The Queen’s Gambit: That ending explained and all your questions answered
If you’re still buzzing after Beth Harmon’s triumph in The Queen’s Gambit, let’s delve even further into the excellent Netflix miniseries. From asking if it’s a true story of a child prodigy to what a Queen’s Gambit is, hopefully we’ll answer all of your questions.
Warning: spoilers ahead
Is it based on a true story?
While The Queen’s Gambit acts as an inspiring sports story, it is an adaptation of a fictional coming-of-age novel of the same name from 1983 written by the American writer Walter Tevis. Tevis was a chess player himself and consulted real chess masters to make sure he was accurately describing the intricacies and rules of professional chess. So no, Elizabeth Harmon is not based on a true orphaned chess wonder from the 50s and 60s. However, if you are looking for a female chess player to read up on, Judit Polgar from Hungary is generally considered to be the strongest female chess player of all time.
What is the Queen’s Gambit?
The Queen’s Gambit is a chess opening that includes three games. It’s the move Beth used in her last win against Vasily Borgov, the Russian world champion. Beth starts out as a white woman and plays queen four to her pawns. Borgov plays queen four to his pawns and Beth plays queen bishop four her pawns. This is the queen’s gambit.
How does Beth’s real mother die?
When Beth was 9 years old, her real mother Alice committed suicide by driving into an oncoming vehicle. She first drives to Beth’s father’s house, where his new wife answers with her young son. Alice asks Paul for help looking after Beth, but Paul desperately throws her away from his new family. He says she can come back another time and they will talk, but it’s been five years since they last saw each other and he has clearly moved on. Alice tries to kill both of Beth in the crash. Beth miraculously survives, but suffers from emotional problems all her life.
Which pill does Beth take?
At Beth’s orphanage, the Methuen Home for Girls, the children are given tranquilizers to make them compliant. If a law forbidding this is passed and Beth’s pills are taken away, she will go into rehab and continue to struggle with her drug addiction.
How does Mrs. Wheatley die?
After her whirlwind romance with pen pal Manuel in Mexico City ends, Mrs. Wheatley no longer shows up for Beth’s match with Borgov. Beth returns to her hotel room and discovers Mrs. Wheatley dead. The coroner expects hepatitis, an inflammatory disease of the liver. Mrs. Wheatley was an alcoholic and had a huge bill of margaritas at the hotel.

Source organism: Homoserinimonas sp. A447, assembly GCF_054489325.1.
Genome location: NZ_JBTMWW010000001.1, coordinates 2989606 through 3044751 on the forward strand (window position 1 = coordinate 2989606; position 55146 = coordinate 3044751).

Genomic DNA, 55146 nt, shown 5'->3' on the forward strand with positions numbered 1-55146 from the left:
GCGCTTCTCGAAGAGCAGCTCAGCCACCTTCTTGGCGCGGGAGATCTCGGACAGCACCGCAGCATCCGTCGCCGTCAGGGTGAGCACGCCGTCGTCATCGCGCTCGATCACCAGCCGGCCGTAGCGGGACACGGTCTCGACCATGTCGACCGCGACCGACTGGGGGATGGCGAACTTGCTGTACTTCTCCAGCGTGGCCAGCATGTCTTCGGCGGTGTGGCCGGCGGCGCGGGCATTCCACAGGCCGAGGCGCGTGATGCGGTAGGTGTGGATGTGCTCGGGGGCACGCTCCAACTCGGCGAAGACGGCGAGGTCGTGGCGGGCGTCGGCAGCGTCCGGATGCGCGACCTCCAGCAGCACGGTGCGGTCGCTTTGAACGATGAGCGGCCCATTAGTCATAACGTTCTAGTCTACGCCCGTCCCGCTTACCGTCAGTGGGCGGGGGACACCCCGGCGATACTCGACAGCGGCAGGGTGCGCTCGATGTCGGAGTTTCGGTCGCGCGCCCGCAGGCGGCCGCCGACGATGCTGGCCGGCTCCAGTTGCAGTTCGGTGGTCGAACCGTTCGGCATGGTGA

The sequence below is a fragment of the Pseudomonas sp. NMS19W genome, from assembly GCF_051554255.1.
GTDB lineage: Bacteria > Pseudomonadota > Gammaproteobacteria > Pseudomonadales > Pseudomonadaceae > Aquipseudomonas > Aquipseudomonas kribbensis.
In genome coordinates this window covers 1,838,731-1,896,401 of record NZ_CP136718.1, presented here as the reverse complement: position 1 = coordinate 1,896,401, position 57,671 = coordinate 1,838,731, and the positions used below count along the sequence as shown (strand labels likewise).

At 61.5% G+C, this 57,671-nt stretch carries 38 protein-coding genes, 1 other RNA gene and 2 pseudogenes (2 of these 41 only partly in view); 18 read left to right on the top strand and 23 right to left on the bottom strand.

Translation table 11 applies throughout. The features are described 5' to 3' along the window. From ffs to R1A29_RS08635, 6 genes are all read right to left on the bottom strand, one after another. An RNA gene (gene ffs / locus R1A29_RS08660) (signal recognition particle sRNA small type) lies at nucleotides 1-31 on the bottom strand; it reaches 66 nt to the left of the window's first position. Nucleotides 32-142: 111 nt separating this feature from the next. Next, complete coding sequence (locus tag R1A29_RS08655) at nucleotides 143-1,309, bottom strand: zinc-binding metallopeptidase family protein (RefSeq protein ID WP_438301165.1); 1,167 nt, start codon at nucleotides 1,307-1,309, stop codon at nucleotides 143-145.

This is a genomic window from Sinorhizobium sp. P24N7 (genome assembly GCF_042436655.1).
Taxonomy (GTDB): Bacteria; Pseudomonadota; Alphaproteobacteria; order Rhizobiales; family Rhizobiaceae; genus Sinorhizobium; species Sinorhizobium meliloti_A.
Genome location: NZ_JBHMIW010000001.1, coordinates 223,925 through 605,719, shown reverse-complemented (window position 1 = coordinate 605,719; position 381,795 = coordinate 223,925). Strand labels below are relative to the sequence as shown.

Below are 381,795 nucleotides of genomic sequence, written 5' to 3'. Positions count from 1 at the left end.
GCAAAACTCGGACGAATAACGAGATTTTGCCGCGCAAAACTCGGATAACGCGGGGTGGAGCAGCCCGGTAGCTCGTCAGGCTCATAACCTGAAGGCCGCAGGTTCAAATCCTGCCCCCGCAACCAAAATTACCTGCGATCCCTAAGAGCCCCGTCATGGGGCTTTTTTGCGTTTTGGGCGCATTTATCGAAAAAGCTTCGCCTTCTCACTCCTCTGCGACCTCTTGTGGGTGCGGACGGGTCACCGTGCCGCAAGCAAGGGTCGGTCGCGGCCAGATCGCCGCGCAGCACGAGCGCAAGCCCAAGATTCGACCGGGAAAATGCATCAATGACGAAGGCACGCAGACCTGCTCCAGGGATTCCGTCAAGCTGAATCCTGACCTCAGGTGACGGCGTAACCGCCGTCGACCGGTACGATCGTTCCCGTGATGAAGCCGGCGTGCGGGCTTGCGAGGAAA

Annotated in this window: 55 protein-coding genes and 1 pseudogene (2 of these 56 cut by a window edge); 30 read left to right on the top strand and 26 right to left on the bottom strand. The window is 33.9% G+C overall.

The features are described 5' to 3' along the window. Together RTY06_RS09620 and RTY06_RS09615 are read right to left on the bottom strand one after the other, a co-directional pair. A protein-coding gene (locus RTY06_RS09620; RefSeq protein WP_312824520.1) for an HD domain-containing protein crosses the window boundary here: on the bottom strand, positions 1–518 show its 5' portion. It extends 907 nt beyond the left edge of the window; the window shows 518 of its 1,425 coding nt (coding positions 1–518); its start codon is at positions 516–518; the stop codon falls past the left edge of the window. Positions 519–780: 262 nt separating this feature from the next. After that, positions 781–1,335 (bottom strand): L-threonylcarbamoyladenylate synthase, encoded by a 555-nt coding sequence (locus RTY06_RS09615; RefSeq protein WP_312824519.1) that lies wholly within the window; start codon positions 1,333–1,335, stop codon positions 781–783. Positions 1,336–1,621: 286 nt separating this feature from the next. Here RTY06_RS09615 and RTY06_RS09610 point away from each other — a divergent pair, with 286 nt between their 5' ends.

How does Beth beat Benny Watts?
The first time Beth plays against Benny Watts, the reigning US champion, at the US Open in Las Vegas, he defeats her. Later, with the help of ex-Kentucky state champion Harry Beltik, Beth learns to study her opponents and all of the big games of her career instead of just improvising in the moment. She buys an issue of Chess Review with a feature on Watts and asks him personally questions about himself, such as why he carries a knife around (he says it’s protection from “whatever”). In the final game of the US Championship in Ohio, Beth quickly defeated him in 30 moves. She allows him to play the same move he made to defeat them the first time – trading queens – but this time she is prepared.
How does the adjournment work?
When Beth played her last game against Borgov in Russia, he asked her to adjourn until the next day. That means he has to write his next move on a piece of paper and seal it in an envelope. The director then begins the next session with the prepared move. This ensures that neither player knows what the board will look like the next time it is their turn.
Why does Borgov want to adjourn?
In the last game between Beth and Borgov at the Moscow Invitational, Beth appears to be the tired of the two after playing several long games in a row. But it is Borgov who asks to end the session and pick it up the next day. That decision could refer to Borgov’s interview in a tape that Beth sees during training with Harry, where Borgov talks about competing against people his half age like Beth and doesn’t know how much longer he can win. “I can fight anyone but time.” It is possible that he too is tired and realizes Beth’s fatigue and thinks it fair to call the adjournment. He could also feel threatened that he is going to lose, so he is pulling out to consult the other Russian players – Beth stumbled upon Borgov, who helped former world champions Luchenko postpone their game a day or two earlier.
Who is Iepe Rubingh?
The Queen’s Gambit is dedicated to Iepe Rubingh, the inventor of chess boxing, who died in May of this year at the age of 45 for reasons unknown. Chess boxing is a hybrid sport in which competitors take turns playing chess and boxing.
New film calendar for 2020 and 2021 after coronavirus delays
View all photos